Two elements stand out in this list;  firstly, that the performance of a computer is based on what can be measured, and secondly, that questions of machinic performance are often tied to notions of time and speed. This, to use Paul Virilio’s term, is a ‘dromology’ and is a key characteristic of the digital era. He writes:

Today we are entering an era of intensive time: that is to say that new technologies lead us to discover the equivalent of the infinitely small in time. No human being can be present in the intensive time that belongs to machines. What we are manipulating is no longer man’s time, but machine’s time, which I call speed-space, or the dromosphere, meaning the sphere of speed. In conclusion, from my point of view, speed is not a means, but a milieu – another milieu, and one that tends to escape us. (Virilio, 2001: 71)

A consideration of machinic time correlates well with time/duration as a central aspect of digital writing – again a performative quality. This is underlined by Katherine Hayles when she writes in New Media Poetics:

It would be more accurate to call a digital text a process rather than an object, an attribute I highlight by referring to the time of performance for an electronic text versus the time of production for print. […] digital text is more processual than print; it is performative by its very nature independent of whatever imaginations and processes the user brings to it. (Hayles, 2006: 185)

What are the consequences of admitting an idea of textuality that is dispersed rather than unitary, processual rather than object-like, flickering rather than durably inscribed, always differing from itself rather than reproducing itself as a stable entity? An obvious result is the highlighting of the temporal dimension, inviting experiments that play with the flickering indeterminacies of digital texts. (186 – 7)

Less an object than an event, the digital text emerges as a dance between artificial and human intelligences, machine and natural languages, as these evolve together through time. […] Allowing us to see print with fresh eyes, electronic literature reveals the text as a performance riddled with time even as it also extends in space. (187)

In relation to temporality, what further correlations might we interrogate? There are two in particular that spring to mind: pacing and obsolescence.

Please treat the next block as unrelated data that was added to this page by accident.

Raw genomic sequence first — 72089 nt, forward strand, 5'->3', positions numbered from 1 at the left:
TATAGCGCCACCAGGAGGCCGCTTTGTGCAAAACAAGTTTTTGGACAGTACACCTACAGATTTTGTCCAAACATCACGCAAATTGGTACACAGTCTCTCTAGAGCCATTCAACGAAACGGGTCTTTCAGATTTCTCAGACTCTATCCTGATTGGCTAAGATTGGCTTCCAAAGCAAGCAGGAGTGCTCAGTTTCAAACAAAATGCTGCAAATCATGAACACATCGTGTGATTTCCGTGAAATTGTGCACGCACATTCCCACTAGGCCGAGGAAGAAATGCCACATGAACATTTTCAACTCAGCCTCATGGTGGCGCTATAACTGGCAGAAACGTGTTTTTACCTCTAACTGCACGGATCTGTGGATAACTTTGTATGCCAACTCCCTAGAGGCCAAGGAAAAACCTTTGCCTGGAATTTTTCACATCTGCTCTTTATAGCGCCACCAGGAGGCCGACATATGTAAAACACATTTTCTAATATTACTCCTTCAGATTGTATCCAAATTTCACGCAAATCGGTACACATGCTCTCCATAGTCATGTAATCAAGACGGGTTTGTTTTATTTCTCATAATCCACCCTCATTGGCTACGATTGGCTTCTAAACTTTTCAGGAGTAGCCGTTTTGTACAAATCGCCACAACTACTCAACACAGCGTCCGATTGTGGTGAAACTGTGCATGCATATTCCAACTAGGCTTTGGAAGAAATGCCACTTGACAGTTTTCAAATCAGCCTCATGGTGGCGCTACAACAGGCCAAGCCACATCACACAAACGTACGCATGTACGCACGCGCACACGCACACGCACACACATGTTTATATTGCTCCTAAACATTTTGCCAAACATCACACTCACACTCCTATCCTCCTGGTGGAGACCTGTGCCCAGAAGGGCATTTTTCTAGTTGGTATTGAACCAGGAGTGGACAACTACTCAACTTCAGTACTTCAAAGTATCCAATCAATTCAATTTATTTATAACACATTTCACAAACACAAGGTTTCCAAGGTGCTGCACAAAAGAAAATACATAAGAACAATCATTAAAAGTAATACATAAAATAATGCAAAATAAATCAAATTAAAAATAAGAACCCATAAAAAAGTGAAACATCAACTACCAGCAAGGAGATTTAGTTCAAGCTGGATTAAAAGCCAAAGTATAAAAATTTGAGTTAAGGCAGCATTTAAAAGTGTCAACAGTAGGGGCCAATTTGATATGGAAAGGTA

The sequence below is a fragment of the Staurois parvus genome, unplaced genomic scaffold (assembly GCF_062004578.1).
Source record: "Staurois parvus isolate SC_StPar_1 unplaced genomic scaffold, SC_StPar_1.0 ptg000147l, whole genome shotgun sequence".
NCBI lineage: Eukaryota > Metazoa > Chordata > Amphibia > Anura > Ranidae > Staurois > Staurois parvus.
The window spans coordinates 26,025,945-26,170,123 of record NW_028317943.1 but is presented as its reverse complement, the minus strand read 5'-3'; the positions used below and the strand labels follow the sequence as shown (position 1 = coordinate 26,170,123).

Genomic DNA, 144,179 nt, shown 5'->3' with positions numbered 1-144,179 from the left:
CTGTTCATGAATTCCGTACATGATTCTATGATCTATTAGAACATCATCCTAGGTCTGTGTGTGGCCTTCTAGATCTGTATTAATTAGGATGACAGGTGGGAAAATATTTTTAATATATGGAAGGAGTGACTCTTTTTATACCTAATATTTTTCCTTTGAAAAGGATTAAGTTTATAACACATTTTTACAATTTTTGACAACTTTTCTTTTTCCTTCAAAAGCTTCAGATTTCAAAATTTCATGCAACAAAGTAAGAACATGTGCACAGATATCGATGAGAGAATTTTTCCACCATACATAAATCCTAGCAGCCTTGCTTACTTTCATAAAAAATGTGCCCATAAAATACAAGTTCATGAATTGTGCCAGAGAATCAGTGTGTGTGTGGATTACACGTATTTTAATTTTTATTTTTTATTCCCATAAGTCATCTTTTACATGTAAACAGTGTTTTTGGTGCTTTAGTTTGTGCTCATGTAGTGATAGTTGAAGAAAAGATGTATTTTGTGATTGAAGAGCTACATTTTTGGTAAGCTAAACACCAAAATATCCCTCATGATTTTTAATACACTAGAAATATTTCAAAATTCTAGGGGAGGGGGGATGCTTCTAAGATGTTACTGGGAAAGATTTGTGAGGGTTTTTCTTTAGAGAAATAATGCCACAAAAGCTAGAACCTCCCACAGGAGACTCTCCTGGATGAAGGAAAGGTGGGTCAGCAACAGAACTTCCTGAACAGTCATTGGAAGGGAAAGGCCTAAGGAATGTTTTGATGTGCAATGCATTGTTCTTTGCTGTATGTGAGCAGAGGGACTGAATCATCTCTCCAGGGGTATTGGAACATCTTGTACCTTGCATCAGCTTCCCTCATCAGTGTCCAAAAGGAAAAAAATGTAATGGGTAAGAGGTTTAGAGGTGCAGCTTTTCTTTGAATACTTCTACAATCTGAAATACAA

We might want to argue that the speed at which the machine operates is unconnected to the performance of digital text given that, as Virilio points out, machinic speed is something we cannot gain direct access to. Yet we can see its effects. In conversation, practitioner and researcher, Alexandra Saemmer, has often made the point that a particular piece of digital work she made some time ago which was designed to run at a certain speed, now runs much quicker due to the increase in processing speed of contemporary machines. This would be the equivalent of a Beethoven symphony taking half the time to perform in a digital recording than on vinyl.

Time however is not an absolute quality in computing. There is the time of clocks, but there is also a notion of perceived time. As computers have speeded up so our expectations have shifted. We may now get impatient with an image or text that does not download almost immediately, whereas previously we might have been content to wait much longer for a download because we did not expect it to happen swiftly. Similarly, an increase in the rate of operation in one area of the machine may result in or depend upon a slowing up of its operation in another area. There is a trade-off.

In addition to speed, we should also consider how time over a long duration effects the performance of digital textworks. In this instance I am referring to obsolescence. Obsolescence is a particular feature of digital literature texts. They are created on certain types of machine at certain moments. As these machines or their softwares become obsolete so these texts are no longer accessible in their original form. This in itself has given rise to is a new area of research and practice in digital literature – the creation of emulators. Leonardo Flores at the University of Puerto Rico is investigating ways of preserving texts and developing methods ways of ‘emulating’ an original machine. One such project involves b p nichol’s work, First Screening[7]. This was written in 1984 in Apple basic and stored on floppy disc. It was ported or translated to Hypercard in 1993, but Hypercard was discontinued in 2004, so various attempts have been made to preserve this work and have it accessible again through emulation. Of course this raises the question of what exactly is being preserved here.